Rhode Island’s Gender Wage Gap
The gender gap in pay between males and females has slowly improved over the last 30 years, but today women still earn less than men. Nationally, women earn on average 77 cents for every dollar earned by men.
In Rhode Island the picture is somewhat better. In 2011, women earned 82 cents for every dollar earned by men, an improvement from 70 cents in 1980.
The gender wage gap varies across the wage spectrum. For those earning at or near the median wage, the wage gap is the largest - women earn between 80 and 84 cents for each dollar earned by men. The gap narrows, however, at both the lower and upper ends of the wage scale.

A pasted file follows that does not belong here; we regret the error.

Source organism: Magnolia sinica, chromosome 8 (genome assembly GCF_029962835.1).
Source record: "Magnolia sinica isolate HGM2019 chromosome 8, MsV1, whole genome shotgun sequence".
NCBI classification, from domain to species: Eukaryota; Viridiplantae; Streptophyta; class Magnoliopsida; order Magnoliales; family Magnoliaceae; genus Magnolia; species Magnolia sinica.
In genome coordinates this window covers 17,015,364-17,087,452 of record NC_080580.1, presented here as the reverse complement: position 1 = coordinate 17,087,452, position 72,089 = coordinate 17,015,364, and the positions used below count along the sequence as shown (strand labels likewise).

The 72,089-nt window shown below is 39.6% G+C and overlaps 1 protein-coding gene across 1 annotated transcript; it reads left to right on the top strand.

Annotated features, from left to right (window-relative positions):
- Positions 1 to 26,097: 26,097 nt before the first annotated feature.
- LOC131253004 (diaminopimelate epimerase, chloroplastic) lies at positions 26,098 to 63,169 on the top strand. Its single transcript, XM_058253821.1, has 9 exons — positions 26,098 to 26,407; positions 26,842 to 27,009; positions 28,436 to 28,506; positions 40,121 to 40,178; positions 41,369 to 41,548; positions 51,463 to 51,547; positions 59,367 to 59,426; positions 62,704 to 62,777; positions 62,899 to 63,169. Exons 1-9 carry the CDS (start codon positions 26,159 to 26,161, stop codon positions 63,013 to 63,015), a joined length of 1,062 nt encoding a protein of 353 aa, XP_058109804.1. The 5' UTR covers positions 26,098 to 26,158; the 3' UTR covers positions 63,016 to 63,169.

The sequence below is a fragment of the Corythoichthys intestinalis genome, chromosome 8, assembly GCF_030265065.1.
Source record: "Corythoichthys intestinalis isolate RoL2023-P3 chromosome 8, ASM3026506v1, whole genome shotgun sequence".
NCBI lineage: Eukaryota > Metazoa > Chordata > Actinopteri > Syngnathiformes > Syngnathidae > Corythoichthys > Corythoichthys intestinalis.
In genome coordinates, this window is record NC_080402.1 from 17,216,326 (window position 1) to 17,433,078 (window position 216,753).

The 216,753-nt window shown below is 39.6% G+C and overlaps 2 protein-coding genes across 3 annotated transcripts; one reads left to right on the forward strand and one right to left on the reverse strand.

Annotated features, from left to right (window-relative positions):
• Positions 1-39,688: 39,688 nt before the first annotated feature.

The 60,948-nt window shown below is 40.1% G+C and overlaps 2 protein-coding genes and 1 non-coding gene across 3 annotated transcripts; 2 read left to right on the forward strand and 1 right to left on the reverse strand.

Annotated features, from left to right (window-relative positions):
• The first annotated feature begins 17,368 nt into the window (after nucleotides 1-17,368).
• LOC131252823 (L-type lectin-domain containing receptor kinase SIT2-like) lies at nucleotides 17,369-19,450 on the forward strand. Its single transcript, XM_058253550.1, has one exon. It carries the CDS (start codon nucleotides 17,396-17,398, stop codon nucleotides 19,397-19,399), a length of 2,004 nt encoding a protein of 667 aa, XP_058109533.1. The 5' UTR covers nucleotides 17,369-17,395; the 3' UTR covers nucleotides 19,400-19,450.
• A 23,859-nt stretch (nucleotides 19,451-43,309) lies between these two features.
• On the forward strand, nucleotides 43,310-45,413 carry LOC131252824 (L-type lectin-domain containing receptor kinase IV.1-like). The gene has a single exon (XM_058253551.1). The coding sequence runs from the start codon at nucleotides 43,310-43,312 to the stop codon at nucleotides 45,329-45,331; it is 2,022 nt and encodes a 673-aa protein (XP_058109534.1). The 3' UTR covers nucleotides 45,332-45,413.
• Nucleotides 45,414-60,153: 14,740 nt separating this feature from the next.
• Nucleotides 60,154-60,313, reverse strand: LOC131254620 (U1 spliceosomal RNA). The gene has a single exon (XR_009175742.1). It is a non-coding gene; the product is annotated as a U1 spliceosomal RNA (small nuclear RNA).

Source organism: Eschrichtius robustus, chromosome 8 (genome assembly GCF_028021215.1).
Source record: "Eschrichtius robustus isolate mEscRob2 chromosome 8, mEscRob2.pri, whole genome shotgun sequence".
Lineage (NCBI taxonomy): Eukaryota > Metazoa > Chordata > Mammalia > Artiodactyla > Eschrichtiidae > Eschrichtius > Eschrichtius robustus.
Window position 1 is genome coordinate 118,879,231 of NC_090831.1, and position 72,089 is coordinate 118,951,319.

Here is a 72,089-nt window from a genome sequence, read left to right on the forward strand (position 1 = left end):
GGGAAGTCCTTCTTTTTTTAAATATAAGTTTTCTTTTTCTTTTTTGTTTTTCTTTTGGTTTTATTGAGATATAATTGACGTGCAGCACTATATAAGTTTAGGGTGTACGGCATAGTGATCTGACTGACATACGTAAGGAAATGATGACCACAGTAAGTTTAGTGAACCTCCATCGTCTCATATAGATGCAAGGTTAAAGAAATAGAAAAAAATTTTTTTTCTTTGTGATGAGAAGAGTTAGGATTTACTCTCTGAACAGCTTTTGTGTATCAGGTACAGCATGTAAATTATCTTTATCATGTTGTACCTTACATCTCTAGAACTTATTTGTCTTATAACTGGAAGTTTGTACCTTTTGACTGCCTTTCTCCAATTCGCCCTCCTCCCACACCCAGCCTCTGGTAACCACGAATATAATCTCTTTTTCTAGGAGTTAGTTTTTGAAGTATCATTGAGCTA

The wage gap is the narrowest for those earning slightly above minimum wage (within the 10th and 20th percentiles), where there is less room for big pay disparities. The gap also narrows in the top two percentiles, indicating that women with higher-paying jobs are closer to achieving pay equality than their middle-income counterparts. For those in the 90th percentile, women earned close to 90 percent of what men earned.